Wait, Did Cardinal Sarah Call God our Mother?

///Wait, Did Cardinal Sarah Call God our Mother?

Wait, Did Cardinal Sarah Call God our Mother?

By | 2017-07-13T01:52:32+00:00 July 13, 2017|Bible, Theology|

How can anyone think that God’s love is less maternal than a mother’s love, when all the love of mothers… is only a drop in this ocean of God’s maternal tenderness?

– Robert Cardinal Sarah, The Power of Silence

In recent weeks, the #1 bestseller among Catholic titles on Amazon has been Cardinal Sarah’s The Power of Silence: Against the Dictatorship of Noise. It is a formidable follow-up to his God or Nothing, and worthy of a slow, prayerful read. Indeed, many people are reading it, which means some may be confused by or misread the selection quoted above. After all, God is our Father, right? This passage from Cardinal Sarah offers an opportunity to think about how we talk about God, and why the ways we name Him matter.

For context, Cardinal Sarah appeals to the image of divine maternal tenderness when discussing God’s apparent silence in the face of human evil. Far from not caring, God is actually “the first victim” of evil, Cardinal Sarah states, in the sense that evil exists because His love is rejected (p. 147). He continues,

How can God be struck by evil? Imagine a mother with her sick child. She can suffer for her child through love and identification. A completely healthy mother can experience her child’s agony more painfully than the child himself by reason of this very identification of love with the beloved. Her love is capable of this. How can anyone think that God’s love is less maternal than a mother’s love, when all the love of mothers, including that of the Most Blessed Virgin Mary herself, is only a drop in this ocean of God’s maternal tenderness? This is why no creature is struck without God being struck in it, before it, and for it. (pp. 147-48)

Cardinal Sarah grounds this beautiful sentiment in Scripture, citing Is 49:15-17. So how do we reconcile this use of an Old Testament image of divine maternity with, say, Jesus’s revelation of the first person of the Trinity as “Father”?

It seems a mark of God’s generosity to give us various ways to think on, conceive of, and name Him. But, as St. Thomas Aquinas observes, “everything we know is named by us according to our knowledge of it” (ST Ia, q. 13, Prologue). That means any name we apply to God must accurately reflect our knowledge of Him. So when it comes to “Father,” as opposed to “Mother” (taking the image of “maternal tenderness” to mean we could call God our Mother), we need to distinguish between a personal name revealed by God Himself and mere metaphorical speech. Both are true utterances of God, but in different respects.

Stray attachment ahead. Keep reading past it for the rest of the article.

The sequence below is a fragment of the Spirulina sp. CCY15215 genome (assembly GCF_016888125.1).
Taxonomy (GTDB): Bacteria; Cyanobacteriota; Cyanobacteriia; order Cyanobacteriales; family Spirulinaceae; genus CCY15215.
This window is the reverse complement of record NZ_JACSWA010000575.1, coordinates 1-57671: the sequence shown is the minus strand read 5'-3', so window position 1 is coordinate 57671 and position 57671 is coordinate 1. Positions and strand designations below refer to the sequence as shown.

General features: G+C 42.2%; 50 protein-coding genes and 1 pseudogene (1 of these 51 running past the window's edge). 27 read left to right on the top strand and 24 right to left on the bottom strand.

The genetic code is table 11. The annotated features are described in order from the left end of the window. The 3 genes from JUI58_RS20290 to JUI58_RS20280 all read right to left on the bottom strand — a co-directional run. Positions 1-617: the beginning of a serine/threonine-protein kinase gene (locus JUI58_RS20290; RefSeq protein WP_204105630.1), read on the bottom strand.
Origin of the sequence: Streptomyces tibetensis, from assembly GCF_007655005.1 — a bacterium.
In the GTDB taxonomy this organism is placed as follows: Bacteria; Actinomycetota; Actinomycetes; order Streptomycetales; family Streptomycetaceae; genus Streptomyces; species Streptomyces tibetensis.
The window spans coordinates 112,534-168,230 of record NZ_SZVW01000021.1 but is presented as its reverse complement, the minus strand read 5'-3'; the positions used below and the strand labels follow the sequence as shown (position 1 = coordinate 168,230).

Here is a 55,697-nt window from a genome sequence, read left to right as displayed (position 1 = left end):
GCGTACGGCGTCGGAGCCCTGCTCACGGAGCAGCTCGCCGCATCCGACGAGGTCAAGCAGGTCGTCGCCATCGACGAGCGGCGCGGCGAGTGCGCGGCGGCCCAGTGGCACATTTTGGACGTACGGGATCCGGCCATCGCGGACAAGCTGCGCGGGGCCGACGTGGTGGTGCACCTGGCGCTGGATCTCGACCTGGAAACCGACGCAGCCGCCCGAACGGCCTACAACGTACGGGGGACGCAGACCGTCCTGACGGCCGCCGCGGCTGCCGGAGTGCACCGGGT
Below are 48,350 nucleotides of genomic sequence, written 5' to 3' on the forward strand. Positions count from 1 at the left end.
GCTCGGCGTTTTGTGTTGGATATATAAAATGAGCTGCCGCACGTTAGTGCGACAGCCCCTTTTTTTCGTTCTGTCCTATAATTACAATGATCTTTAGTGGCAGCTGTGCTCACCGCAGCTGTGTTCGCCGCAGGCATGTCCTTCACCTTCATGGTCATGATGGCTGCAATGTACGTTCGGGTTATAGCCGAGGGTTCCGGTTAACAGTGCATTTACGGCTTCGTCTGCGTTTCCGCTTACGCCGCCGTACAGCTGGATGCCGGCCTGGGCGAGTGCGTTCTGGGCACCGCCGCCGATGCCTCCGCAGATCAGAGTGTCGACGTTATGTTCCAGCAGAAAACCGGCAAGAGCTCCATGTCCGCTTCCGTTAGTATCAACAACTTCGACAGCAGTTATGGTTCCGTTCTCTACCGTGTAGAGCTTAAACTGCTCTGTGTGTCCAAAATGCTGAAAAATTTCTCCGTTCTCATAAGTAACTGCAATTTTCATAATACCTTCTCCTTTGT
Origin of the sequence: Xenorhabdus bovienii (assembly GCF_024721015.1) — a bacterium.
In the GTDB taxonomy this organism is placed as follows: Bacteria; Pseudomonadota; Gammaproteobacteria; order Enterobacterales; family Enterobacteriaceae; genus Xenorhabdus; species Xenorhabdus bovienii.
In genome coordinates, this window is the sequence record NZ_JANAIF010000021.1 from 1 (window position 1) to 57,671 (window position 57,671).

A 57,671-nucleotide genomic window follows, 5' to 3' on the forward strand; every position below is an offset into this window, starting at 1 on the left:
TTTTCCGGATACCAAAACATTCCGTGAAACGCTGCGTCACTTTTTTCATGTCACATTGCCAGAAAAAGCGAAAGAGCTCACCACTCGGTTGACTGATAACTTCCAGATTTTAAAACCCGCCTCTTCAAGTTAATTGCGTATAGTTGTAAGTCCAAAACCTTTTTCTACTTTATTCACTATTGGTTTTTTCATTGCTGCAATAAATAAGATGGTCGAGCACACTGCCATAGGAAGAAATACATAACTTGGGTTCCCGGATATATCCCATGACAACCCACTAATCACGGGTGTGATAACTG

Let’s start with the divinely revealed personal names. To call the first two persons of the Trinity “Father” and “Son,” and to use “He” for the Holy Spirit, is not the effort of the Church to cling to some oppressive patriarchal hegemony. Rather, to use these names is to accept God on His own terms, to speak His language. As Archbishop Augustine Di Noia stresses, the names “Father,” “Son,” and “Holy Spirit” are “unsubstitutable self-descriptions of the persons of the Trinity. These are the names by which God has chosen to be known.” We would do well to honor this preference.

To speak of the first person of the Trinity as Mother, on the other hand, would be an inaccurate and confused literal utterance. To appeal to God’s “maternal tenderness,” though, is an acceptable metaphorical concept—a figure of speech that the Lord Himself provides us in the inspired words of Scripture (over and over again, along with other such metaphors, such as “lion,” “warrior,” and “rock”). It is not as if the divinely revealed personal names are true and our metaphorical speech about God is not, but the two are not true in the same way, either. The metaphorical terms are grounded in our experience as creatures. God far surpasses our experience as creatures. So when we ascribe maternal tenderness to God, we mean that God operates as lovingly in His works as a mother does in hers, though the Creator’s works are of an infinitely higher order than the creature’s.

In his discussion on the nature of evil, then, Cardinal Sarah is appealing to the way in which a mother’s tender affection is a participation in and reflection of God’s love for us. Not because God is our Mother, but because He is our God.

Image: Joaquín Sorolla y Bastida, Mother

About this Brother:

Br. Jordan Zajac, O.P.
Br. Jordan Zajac entered the Order of Preachers in 2013. After growing up in New Bedford, Massachusetts, he attended Providence College, where he majored in English and minored in Political Science. He went on for an M.A. at the University of Virginia and a doctorate at the University of Massachusetts Amherst, both in English Literature. On DominicanFriars.org